While explaining his interactions with most of these influential personalities, the author conveys his image as someone with a patient ear. Someone who can not only keep secrets but also help the other person in his own subtle, non-intrusive ways. While reading the book, I closely followed the public comments made by those people who Natwar Singh quoted in his book. I found that even those disagreeing with Natwar Singh’s interpretation of events shared in the book, didn’t blame him of creating facts. This made me conclude that even rivals see him as a truthful, trustworthy and loyal individual. An individual who will not fudge facts. Something which seemed consistent all through the book.
Well Read, Extensively traveled and Intelligent
Reading just a few pages of the book is sufficient enough to conclude that Mr. Natwar Singh is extremely well read. He’s eager to learn, has seen much of the World and is highly intelligent. Except for a few instances, he’s Intelligent enough to spot opportunities in his life and act on them. He also knows the importance of right contacts.
Helps you understand other Politicians and leaders
As said in the beginning, the book speaks more about others , than it speaks about the author. This in a way makes the book interesting. It offers the reader an insight into what other politicians contemporary to the author, like Jawaharlal Nehru, Indira Gandhi, Morarji Desai, Rajiv Gandhi, Narasimha Rao, Manmohan Singh, Sonia Gandhi was/are like in their personal and professional lives. For instance, the book shares an interesting incident about India’s First President Dr. Rajendra Prasad wherein the Simplicity loving President manages to choose a groom for his grand-daughter from among the IFS probationers.
He Looks Bitter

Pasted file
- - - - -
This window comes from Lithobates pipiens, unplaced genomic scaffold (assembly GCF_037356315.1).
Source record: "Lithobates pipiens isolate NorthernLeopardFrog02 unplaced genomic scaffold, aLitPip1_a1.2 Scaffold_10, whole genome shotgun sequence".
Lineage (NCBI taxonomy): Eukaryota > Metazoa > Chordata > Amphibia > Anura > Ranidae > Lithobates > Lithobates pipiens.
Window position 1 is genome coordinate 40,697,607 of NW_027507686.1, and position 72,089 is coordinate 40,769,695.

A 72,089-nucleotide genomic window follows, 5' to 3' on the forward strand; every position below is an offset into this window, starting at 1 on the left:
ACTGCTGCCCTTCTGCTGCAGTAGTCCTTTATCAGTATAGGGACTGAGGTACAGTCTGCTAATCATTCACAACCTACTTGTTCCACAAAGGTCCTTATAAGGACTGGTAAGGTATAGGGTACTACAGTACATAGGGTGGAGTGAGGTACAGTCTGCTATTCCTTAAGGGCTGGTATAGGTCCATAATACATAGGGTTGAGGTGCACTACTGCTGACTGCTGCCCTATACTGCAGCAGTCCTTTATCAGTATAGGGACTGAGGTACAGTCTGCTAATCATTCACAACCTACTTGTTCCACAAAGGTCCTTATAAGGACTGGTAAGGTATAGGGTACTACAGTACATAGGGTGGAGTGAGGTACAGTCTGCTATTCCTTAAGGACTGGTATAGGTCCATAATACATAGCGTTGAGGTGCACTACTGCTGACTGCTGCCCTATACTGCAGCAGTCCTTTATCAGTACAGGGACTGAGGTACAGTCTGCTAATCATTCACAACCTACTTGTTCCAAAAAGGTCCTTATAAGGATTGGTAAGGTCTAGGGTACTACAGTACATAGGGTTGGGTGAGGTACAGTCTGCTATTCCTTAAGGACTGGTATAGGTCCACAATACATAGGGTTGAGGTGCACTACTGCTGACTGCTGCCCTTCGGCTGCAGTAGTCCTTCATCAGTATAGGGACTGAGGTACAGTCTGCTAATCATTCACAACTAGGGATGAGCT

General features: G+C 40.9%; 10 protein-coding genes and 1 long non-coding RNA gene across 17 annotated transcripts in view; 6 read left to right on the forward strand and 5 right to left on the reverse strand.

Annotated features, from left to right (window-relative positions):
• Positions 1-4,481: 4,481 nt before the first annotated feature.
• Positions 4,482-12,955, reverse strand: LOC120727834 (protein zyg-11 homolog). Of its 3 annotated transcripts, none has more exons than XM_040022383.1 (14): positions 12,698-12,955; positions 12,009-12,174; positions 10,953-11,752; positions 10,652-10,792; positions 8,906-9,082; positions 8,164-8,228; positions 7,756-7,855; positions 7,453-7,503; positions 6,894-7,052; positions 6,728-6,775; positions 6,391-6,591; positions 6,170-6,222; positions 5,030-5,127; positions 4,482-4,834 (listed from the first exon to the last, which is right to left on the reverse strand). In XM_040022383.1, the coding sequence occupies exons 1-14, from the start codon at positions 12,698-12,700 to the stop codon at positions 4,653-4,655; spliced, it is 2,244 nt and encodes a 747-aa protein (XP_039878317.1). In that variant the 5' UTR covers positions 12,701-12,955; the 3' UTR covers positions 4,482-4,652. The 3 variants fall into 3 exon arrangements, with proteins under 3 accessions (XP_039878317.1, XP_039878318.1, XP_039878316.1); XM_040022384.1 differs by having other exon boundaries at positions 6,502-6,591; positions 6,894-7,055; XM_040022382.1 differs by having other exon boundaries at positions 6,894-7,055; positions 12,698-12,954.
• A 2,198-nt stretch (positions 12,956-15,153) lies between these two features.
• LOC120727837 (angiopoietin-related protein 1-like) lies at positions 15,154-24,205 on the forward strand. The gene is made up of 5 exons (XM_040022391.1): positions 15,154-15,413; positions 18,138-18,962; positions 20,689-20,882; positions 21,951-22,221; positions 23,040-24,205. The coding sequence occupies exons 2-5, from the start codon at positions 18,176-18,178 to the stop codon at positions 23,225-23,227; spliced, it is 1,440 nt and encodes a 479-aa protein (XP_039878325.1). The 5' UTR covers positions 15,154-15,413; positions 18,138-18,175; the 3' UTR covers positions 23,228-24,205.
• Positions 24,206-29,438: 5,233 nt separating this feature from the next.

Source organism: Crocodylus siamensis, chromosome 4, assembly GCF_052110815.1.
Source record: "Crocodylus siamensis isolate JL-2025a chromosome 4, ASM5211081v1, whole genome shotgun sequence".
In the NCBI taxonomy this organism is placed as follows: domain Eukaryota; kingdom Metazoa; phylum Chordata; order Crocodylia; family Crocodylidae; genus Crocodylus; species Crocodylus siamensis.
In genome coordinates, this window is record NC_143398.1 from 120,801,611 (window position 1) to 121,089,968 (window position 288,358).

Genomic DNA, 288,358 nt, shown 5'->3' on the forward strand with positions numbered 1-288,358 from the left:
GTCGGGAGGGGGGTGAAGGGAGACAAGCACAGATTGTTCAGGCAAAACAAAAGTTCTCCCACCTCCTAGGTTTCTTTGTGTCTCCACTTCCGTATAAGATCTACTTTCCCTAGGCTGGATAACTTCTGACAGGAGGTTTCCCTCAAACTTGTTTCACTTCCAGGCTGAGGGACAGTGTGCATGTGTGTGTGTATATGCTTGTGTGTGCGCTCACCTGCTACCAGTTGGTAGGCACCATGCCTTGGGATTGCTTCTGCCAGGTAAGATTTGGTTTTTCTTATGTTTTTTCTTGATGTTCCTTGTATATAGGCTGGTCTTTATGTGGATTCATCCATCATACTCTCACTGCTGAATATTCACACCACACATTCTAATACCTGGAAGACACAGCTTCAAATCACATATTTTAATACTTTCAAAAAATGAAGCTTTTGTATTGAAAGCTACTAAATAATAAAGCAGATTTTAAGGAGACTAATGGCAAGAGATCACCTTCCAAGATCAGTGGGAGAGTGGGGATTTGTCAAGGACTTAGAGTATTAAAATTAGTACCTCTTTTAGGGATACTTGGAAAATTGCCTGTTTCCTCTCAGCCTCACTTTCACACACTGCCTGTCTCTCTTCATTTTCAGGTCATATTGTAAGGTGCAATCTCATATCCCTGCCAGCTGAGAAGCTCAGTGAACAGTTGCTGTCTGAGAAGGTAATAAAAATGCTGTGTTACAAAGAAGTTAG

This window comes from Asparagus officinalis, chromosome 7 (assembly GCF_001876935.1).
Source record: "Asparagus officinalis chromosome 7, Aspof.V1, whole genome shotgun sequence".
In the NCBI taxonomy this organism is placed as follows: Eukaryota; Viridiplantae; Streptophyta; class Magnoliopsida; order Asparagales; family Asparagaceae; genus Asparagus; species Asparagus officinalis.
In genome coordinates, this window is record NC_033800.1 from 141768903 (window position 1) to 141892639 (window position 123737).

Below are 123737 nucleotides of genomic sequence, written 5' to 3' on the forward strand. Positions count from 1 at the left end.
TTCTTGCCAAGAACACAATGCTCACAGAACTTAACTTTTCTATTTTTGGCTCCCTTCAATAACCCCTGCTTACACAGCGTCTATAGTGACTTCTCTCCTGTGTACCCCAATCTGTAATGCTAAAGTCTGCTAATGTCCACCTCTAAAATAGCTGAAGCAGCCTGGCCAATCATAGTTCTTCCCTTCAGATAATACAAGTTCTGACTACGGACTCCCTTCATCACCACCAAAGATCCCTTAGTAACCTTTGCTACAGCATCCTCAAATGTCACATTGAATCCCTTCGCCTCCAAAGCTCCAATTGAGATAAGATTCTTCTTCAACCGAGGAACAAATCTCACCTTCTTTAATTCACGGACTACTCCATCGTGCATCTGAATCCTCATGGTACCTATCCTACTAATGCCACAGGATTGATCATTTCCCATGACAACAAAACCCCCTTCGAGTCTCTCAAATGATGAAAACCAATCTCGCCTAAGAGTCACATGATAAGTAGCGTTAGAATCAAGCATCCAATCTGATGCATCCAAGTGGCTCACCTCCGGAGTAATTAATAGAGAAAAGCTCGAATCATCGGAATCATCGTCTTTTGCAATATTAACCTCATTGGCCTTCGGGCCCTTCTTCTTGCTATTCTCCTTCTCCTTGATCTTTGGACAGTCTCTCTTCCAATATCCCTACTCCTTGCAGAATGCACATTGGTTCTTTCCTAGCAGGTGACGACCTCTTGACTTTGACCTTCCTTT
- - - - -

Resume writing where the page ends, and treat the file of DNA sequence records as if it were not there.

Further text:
Although, he claims that he harbours no bitterness for others, his bitterness surfaces every now and then. His life philosophy of “forgive and forget” can be accepted for his diplomatic career, but this cannot be said for sure the moment he starts narrating his his life as a politician. As a politician he does seem bitter. For instance, while he chooses to call irregularities in CWG, Coal allocations as Scams, he chooses the word ‘Conspiracy’ for Volcker Report — an investigation report which accused him of getting kickbacks. Although, the reader gets a feeling that his bitterness for Congress and Sonia Gandhi is not that unjustified. He genuinely sees himself as a man who was stabbed in the back, for all his loyalty. But unfortunately, even this justified bitterness doesn’t give the reader any clue regarding the truth.
Book is more than what it’s promoted for
The book is marketed as something which is too critical of Sonia Gandhi and the Gandhi family. Surprise is that it’s not. It has some pages devoted to Sonia Gandhi, but they are more like — everyone from Natwar Singh to Narsimha Rao, trying to get close to her, and come into her good books.
In short, the book is much more than or much different from what its marketing team promoted it for. The revelations which Mr. Singh promised in most TV Channel interviews, are nothing but his own opinions on various issues of National and International importance.
The book ends with the author sharing the inevitability of Death, which for him can be any time in future. But from the very tone of the book, it appears that this book is not his last. He’s Healthy and we will see more Wisdom from him in coming years.
My Rating : 4 stars out of 5
The book is finely written. To a reader of a certain taste (as shared in the beginning) the book is some sort of Time travel, from 1930s to 2014. The Book is interesting.